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Vocabulary Words

Vocabulary for Western Expansion and the Gilded Age

TermDefinition
Bessemer Process A cheap and efficient process for making steel, developed around 1850.
Telephone a system for transmitting voices over a distance using wire or radio, by converting acoustic vibrations to electrical signals.
Great Plains The vast of grassland that extends through the central portion North America, from Texas northward to Canada, east of the Rocky Mountains.
Indian Wars is the collective name for the various armed conflicts that were fought by European governments and colonist
American Indian Citizenship Act The government of the United States confers citizenship on all Native Americans born within the territorial limits of the country.
Transcontinental Railroad A railroad line linking the Atlantic and Pacific coasts of the United States, completed in 1869.
Thomas Edison is credited credited with inventions such as the first practical incandescent light bulb and the phonograph. He held over 1,000 patents for his inventions.
Klondike Gold Rush often called the Yukon Gold Rush, was a mass exodus of prospecting migrants from their hometowns to Canadian Yukon Territory and Alaska after gold was discovered there in 1896
Reservations Is an area of land managed by a Native American tribe under the the U.S. Bureau of Indian Affairs.
Alexander Graham Bell was one of the primary inventors of the telephone, did important work in communication for the deaf and held more than 18 patents.
Frontier the advancing border that marked those lands that had been settled by Europeans. It is characterized by the westward movement of European settlers from the original Atlantic coast (17th century) to the Far West (19th century).
Homestead Act A law enacted in 1862, that provided 60 acres in the west to any citizen or intended citizen who was head of household and would cultivate the land for five years
Dawes Act a law, enacted in 1887, that was intended to “Americanize” Native Americans by distributing reservation land to individual owners
Corporation a company or group of people authorized to act as a single entity (legally a person) and recognized as such in law.
National Market The domestic marketplace for goods and services operating within the borders of and governed by the regulations of a particular country.
Monopoly the exclusive possession or control of the supply of or trade in a commodity or service.
Gilded Age the tumultuous years between the Civil War and the turn of the twentieth century. During this era, America became more prosperous and saw unprecedented growth in industry and technology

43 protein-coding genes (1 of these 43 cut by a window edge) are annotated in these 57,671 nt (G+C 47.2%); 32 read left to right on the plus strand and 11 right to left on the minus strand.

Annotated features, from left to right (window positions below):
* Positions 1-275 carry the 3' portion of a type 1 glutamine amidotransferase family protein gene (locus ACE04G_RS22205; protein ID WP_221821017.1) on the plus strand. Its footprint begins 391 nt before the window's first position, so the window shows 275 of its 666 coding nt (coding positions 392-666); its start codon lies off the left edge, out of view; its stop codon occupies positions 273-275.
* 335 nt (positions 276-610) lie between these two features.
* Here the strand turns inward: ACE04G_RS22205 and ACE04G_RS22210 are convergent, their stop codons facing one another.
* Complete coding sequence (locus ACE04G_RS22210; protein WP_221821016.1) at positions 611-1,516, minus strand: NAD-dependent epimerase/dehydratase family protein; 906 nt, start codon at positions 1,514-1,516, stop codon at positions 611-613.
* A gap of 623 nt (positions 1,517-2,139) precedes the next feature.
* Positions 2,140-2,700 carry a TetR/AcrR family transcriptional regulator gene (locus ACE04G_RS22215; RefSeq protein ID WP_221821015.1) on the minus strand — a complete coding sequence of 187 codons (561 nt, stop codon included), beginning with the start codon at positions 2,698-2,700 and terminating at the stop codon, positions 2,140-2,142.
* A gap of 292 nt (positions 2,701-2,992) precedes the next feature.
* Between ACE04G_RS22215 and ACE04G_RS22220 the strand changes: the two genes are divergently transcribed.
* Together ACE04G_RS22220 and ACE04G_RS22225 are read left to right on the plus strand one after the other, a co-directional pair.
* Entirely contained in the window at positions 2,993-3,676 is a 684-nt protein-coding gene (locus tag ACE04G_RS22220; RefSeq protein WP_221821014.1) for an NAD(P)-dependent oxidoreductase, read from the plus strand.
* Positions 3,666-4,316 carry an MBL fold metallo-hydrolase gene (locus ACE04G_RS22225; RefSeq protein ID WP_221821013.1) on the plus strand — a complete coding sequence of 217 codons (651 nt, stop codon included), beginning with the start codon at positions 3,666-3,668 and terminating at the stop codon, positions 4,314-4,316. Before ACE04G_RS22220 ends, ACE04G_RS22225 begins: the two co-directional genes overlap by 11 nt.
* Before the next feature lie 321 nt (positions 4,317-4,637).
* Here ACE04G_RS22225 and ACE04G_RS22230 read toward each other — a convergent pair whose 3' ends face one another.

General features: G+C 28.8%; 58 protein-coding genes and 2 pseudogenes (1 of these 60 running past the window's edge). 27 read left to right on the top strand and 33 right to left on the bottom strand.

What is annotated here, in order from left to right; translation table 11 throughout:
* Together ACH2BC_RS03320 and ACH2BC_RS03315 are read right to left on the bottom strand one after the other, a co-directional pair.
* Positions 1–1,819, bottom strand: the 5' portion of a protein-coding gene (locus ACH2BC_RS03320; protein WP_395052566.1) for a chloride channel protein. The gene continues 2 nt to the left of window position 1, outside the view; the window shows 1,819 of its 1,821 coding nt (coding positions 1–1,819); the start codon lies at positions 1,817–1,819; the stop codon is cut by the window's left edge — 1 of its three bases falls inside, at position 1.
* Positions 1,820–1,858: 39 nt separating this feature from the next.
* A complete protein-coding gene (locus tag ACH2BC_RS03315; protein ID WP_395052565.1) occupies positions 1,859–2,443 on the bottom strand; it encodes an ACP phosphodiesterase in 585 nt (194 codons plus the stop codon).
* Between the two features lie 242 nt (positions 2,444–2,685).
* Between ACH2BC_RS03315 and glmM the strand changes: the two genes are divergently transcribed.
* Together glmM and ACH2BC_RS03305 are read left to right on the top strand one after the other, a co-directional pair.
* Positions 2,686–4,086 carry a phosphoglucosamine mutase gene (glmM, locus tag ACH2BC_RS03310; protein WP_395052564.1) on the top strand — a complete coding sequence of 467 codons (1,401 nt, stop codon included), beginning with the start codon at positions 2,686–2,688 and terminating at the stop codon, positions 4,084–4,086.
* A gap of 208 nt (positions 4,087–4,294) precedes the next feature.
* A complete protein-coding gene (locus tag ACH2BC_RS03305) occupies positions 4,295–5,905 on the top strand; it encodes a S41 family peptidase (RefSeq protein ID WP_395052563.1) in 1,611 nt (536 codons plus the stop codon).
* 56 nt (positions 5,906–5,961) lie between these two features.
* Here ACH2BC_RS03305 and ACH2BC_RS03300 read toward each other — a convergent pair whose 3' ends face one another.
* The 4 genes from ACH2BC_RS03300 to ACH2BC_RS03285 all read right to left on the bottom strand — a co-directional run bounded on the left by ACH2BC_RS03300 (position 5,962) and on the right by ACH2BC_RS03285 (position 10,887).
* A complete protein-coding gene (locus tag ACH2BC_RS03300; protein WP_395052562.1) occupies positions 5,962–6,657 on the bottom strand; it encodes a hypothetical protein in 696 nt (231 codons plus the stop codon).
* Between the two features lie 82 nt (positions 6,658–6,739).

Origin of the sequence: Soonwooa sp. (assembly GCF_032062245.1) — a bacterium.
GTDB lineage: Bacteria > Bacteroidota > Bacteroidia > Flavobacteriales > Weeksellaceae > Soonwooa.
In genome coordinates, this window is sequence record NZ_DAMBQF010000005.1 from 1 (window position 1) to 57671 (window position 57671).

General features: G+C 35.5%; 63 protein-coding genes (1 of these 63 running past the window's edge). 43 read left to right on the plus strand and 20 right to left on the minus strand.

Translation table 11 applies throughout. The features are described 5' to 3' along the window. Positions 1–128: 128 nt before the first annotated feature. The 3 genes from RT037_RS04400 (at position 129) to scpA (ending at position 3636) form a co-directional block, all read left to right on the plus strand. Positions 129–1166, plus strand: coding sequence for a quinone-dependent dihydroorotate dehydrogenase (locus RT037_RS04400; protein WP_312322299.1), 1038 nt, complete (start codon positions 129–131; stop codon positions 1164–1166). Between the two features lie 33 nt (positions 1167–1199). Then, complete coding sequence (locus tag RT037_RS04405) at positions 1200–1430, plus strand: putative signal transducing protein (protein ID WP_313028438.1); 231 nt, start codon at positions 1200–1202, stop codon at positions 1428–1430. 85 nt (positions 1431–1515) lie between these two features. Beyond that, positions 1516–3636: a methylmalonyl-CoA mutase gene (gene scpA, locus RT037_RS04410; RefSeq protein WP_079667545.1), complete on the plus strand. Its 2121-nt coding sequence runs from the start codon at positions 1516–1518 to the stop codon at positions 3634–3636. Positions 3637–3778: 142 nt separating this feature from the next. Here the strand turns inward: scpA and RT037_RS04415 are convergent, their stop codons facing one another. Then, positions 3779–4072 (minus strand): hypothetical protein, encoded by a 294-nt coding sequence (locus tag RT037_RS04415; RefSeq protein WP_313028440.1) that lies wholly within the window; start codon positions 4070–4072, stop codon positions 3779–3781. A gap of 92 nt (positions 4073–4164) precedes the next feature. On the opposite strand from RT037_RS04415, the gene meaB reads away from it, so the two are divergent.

Entrepreneur a person who organizes. operates, and assumes the risk for a business venture.
Captains of Industry was a business leader whose means of amassing a personal fortune contributed positively to the country in some way
Robber Barons a person who has become rich through ruthless and unscrupulous business practices (originally with reference to prominent US businessmen in the late 19th century).
Andrew Carnegie was a self-made steel tycoon and one of the wealthiest businessmen of 19th century. He later dedicated his life to philanthropic endeavors.
John D Rockefeller was the head of the Standard Oil Company and one of the world's richest men. He used his fortune to fund ongoing philanthropic causes.
Philanthropy the act of voluntary giving by individuals or groups to promote the common good. It also refers to the formal practice of grantmaking by foundations to nonprofit organizations
interstate Commerce The first federal regulatory agency, established by passage of the Interstate Commerce Act in 1887 to regulate the railroads.
Laissez-faire An economic theory based upon the ideas of Adam Smith, it contended that in a free economy self-interest would lead individuals to act in ways that benefited society as a whole and therefore government should not intervene.
American Federation of labor (AFL) An alliance of trade and craft unions, formed in 1866.
Demography The study of statistics such as births, deaths, income or the incidence of disease, which illustrate the changing structure of human populations
Political Bosses a boss is a person who controls a unit of a political party, although they may not necessarily hold a political office.
"New Immigrants" is a nationally representative multi-cohort longitudinal study of new legal immigrants and their children to the United States based on nationally representative samples of the administrative records, compiled by the Naturalization Service.
Americanization is the process of an immigrant to the United States becoming a person who shares American values, beliefs, and customs by assimilating into American society.
Sherman Anti-Trust Act was the first Federal act that outlawed monopolistic business practices. The Sherman Antitrust Act of 1890 was the first measure passed by the U.S. Congress to prohibit trusts.
Union association of workers in a particular trade, industry, or company created for the purpose of securing improvements in pay, benefits, working conditions, or social and political status through collective bargaining.
Samuel Gompers was an early labor leader, first in his own union and later as president of the American Federation of Labor. As its president nearly continuously between 1886 and 1924, Gompers led the labor movement in achieving solid gains for workers
Tenement a multifamily urban dwelling, usually overcrowded and unsanitary.
Immigration The movement of people living in one country into another country, is a fundamental aspect of human history, though it was as controversial hundreds of years ago as it is today.
Ethnic Ghettos is a part of a city in which members of a minority group live, typically as a result of social, legal, or economic pressure.
Created by: AlyssaHunter23